The overall quantification of tetracycline labeled bone area fraction was assessed by considering all measured quantities for the 4 micrographs and their respective subdivisions for statistical analysis.

Investigation of the tetracycline labeled bone area fraction at the site in close proximity to the implant surface (to 0.5 mm from implant surface) was performed by only considering measurements obtained from the subdivision adjacent to the implant surface for the 4 micrographs acquired for statistical analysis.

Statistical Analyses

The confidence interval (CI) for each parameter evaluated through the quantitative microscopy technique described above was calculated at the 95% level of significance through the following equations: CI= [mean value ± t (standard error)], standard error = [standard deviation/(n1/2)], where t= t value associated with the number of degrees of freedom and level of significance, and n= number of observations for the parameter under evaluation12.

 

RESULTS

Surgery and Follow-up

Review and analyses of the surgical procedures and general immediate follow-up demonstrated no significant complications regarding procedural conditions and postoperative infection.

Biocompatibility and Tetracycline Labeling

The merged micrographs revealing the perimeter and bone structure around a 4-week control implant are shown in Figure 2. Qualitative evaluation revealed the presence of bone contact to the implant surface at cortical and trabecular regions for all specimens, and no evidence (at this magnification) of the thin-film bioceramic coating on the surface of experimental groups' implants was found.

 

 

Tetracycline labels were found for both control and thin-film coated implants at both times in-vivo, and were present at regions in proximity and away from the implant surface.

Overall Labeling Quantification

Summary statistics for overall labeling quantification are presented in Table 1. These results showed that the thin-film coated implants presented significantly higher values of tetracycline labeled bone area fraction compared to control groups at both times in-vivo. Also, the 4-week thin-film coated group presented significantly higher values of tetracycline labeled bone area fraction compared to all other groups. It should be noted that no significant difference was found between the 2- and 4-week control groups.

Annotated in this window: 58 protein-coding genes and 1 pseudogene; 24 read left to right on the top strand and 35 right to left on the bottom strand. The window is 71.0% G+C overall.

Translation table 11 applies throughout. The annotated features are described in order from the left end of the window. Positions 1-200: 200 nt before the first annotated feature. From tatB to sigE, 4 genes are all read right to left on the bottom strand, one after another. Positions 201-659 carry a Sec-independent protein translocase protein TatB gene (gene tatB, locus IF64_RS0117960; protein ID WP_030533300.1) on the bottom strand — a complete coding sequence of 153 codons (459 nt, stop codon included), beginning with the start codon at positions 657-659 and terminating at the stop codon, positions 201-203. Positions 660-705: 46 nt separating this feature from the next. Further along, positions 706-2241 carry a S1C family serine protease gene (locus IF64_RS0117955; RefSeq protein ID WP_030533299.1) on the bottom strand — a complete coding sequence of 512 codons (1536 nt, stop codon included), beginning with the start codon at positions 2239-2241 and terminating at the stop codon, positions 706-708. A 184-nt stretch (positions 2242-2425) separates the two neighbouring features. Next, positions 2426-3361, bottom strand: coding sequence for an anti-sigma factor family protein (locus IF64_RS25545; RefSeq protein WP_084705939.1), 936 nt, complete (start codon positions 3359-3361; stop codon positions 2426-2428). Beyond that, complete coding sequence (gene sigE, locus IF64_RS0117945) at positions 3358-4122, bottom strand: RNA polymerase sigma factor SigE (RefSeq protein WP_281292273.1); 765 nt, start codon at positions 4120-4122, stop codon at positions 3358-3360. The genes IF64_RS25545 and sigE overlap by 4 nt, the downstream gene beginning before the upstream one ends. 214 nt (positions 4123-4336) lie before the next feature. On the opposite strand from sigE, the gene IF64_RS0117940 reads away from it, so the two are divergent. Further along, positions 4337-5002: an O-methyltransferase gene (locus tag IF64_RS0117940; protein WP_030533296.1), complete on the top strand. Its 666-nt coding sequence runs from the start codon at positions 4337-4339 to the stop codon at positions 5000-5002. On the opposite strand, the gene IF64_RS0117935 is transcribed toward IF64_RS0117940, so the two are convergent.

Labeling Quantification at Region Adjacent to Implant Surface (to 0.5 mm from implant surface)

Tetracycline labeled bone area fraction determination at the region adjacent to the implant surface (to 0.5 mm from implant surface) summary statistics are presented in Table 2. The thin-film coated implants presented significantly higher values of tetracycline labeled bone area fraction at this particular site compared to control groups at both times in vivo. Again, the 4-week thin-film coated group presented significantly higher values of tetracycline labeled bone area fraction compared to all other groups. No significant difference was found between the 2- and 4-week control groups.

 

 

DISCUSSION

The results of this study showed that the surgical aspects of this experiment had no significant negative influences due to inflammation and/or infection. Specimen loss had no significant influence in the comparative analyses12 and was primarily caused by difficulties in nondecalcified specimen preparation.

Evaluation of the merged micrographs rebuilding the implant perimeter and surrounding bone architecture showed that both control and thin-film coated implants are biocompatible and have osseoconductive properties, as per direct bone-to-implant contact at regions of cortical (proximal and distal plates) and trabecular bone1-3. This phenomenon regarded as osseointegration2 is a desirable feature when considering endosseous dental implants for functional load bearing applications1-3,5.